Because there seem to be countless examples of how the German government regulates (and supports) families raising their kids, it’s fitting that there is also a lot of regulation surrounding their names. I chose to come to Germany after reading about their naming law, which is supposedly one of the strictest in the world. When children are born they must be registered at local office of civil affairs (called a “standesamt”) where their new names are recorded into a “family book.” (Each family living in the town has a book that then goes with them wherever they move throughout the country). At the standesamt, the parents write down the name they have chosen for their new baby and then receive a birth certificate. Interestingly, Emma and her husband Stefan told me that for their first two kids (who are now ages 2 and 4) they had to go in person and bring the babies to prove that they really existed. With Lily, their newest addition, it was possible to do this process by mail.
The catch is that the standesamt has the power to reject a name. Like in Morocco, names are either rejected or accepted by the government according to if they fit a law that leaves a lot of room for interpretation. Below is a rough English translation of parts of the naming law:
Instructions for Registrars and Their Supervisory Authorities:
First: The acquisition of the first name depends basically on the right of the state*, which a child belongs.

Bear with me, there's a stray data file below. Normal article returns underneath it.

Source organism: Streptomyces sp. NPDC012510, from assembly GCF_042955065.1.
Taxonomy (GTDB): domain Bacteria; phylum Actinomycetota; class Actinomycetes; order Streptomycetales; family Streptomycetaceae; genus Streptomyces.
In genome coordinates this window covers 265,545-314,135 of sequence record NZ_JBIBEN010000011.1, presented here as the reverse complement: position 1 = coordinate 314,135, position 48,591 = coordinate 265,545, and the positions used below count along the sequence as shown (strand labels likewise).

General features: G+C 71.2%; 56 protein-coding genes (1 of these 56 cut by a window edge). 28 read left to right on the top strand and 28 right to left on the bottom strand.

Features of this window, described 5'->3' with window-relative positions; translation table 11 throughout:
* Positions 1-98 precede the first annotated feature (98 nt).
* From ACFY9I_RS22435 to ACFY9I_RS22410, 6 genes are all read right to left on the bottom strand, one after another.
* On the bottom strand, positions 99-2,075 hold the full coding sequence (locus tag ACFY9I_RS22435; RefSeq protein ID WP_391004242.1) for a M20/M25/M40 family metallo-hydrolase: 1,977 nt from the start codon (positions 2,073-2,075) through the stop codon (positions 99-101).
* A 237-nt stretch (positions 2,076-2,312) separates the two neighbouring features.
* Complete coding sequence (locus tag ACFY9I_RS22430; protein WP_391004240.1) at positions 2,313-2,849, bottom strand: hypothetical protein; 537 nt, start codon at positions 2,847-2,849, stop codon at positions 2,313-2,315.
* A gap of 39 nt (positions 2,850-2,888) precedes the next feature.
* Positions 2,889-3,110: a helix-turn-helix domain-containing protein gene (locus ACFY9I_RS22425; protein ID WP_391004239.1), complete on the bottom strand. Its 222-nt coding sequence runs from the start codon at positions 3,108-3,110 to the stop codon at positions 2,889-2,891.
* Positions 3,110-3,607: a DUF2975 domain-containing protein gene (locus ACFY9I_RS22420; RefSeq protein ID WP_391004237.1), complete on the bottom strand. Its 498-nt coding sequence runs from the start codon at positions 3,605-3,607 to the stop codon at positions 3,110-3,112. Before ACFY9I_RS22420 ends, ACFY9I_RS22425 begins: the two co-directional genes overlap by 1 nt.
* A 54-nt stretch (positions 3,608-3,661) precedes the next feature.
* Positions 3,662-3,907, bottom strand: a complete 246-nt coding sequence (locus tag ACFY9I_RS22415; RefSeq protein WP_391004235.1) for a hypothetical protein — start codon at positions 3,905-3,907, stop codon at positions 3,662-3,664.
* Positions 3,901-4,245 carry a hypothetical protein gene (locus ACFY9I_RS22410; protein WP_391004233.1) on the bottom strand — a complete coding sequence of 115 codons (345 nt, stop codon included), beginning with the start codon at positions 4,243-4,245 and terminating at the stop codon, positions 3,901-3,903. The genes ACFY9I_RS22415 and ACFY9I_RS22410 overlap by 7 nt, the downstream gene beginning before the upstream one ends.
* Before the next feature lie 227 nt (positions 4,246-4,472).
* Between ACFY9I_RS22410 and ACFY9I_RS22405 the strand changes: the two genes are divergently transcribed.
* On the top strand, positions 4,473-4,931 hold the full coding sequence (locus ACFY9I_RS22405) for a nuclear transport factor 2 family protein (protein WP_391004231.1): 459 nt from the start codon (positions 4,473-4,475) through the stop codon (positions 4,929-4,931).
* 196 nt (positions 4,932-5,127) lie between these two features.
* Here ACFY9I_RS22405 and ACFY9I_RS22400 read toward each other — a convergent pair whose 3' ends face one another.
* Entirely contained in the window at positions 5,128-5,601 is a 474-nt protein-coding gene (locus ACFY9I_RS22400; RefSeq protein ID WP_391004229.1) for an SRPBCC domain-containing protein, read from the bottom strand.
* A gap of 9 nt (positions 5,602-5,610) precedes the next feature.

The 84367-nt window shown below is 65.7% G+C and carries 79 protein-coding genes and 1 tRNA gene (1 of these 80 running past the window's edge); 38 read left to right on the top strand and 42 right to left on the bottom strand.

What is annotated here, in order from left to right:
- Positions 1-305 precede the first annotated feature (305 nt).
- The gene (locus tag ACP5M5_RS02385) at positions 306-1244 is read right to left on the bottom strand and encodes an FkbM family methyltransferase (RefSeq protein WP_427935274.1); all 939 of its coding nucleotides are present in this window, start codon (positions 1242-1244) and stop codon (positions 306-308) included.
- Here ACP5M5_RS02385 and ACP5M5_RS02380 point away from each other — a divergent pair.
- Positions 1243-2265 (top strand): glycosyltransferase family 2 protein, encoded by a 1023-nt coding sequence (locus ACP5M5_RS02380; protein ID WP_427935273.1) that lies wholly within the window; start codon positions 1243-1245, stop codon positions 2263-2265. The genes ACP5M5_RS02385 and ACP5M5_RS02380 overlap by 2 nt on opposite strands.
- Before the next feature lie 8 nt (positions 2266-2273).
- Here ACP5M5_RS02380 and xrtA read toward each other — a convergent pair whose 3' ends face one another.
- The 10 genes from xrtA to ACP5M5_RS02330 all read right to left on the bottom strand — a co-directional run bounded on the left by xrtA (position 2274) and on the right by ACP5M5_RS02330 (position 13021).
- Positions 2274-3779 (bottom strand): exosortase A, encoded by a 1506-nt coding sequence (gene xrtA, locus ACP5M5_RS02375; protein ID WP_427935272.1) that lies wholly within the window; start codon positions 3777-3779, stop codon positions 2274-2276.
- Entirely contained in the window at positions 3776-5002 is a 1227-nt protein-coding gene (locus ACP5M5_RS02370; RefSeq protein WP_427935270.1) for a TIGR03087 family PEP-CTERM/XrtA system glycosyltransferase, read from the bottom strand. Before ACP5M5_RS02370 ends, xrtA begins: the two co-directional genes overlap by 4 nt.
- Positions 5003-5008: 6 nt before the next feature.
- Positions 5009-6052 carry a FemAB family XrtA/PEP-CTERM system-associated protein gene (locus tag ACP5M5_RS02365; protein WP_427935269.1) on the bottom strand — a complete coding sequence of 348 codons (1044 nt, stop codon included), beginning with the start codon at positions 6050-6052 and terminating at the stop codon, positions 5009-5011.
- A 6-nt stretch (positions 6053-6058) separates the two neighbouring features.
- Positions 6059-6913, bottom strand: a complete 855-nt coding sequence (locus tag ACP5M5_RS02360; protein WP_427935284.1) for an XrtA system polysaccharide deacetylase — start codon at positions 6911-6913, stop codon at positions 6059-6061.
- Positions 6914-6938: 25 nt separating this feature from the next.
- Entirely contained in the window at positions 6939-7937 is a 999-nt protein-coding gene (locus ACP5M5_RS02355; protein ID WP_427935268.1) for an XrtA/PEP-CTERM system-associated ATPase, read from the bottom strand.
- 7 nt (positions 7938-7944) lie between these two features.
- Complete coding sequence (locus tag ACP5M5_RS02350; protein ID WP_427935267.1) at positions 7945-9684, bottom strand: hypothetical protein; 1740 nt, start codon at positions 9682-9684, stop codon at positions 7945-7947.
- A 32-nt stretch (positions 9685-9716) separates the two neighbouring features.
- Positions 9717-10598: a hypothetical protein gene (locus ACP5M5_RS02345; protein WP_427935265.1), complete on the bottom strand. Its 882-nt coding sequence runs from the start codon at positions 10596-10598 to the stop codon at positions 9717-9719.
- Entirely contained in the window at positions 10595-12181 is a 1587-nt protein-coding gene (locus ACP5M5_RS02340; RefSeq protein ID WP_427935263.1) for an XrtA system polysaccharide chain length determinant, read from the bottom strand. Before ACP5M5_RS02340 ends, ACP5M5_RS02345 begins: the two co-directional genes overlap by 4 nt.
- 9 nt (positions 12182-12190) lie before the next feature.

Second: As a German child, the custodial parents have the right and the duty of the issuing of the first name and definition of the family name. With only one custodial parent, this is only authorized to issue the first name. In exceptional cases it is decided by the competent administrative authorities.
Third: The birth of a child is sent to the registrar within one week. Those who viewed the birth are:
- The marital father,
- The midwife,
- The doctor,
- Any other person who was present or is informed of the birth of his own knowledge,
- The mother, when she is able to view the birth.
4th: If you can not display the first name at birth are given, they must be displayed within one month after birth orally or in writing.
5th: A first name is of foreign origin with the peculiar character of the foreign language (accent, hooks, etc.) can be provided. If it is in a foreign language other than Latin characters, then the first name must be written using German spelling rules based on sound, if a literal transmission is not possible.
6th: Prohibits the legislature to give the child a ridiculous or insulting name, such as Schnuckel or Fatty.
*The state refers to the local state that the child is born into.
Regulations for the Registration of first names (no regulations on the admissibility or inadmissibility of a first name):
First: Names that are essentially no first name, may not be selected (eg, geographic names). The same applies to the family name, unless there are exceptions to local tradition.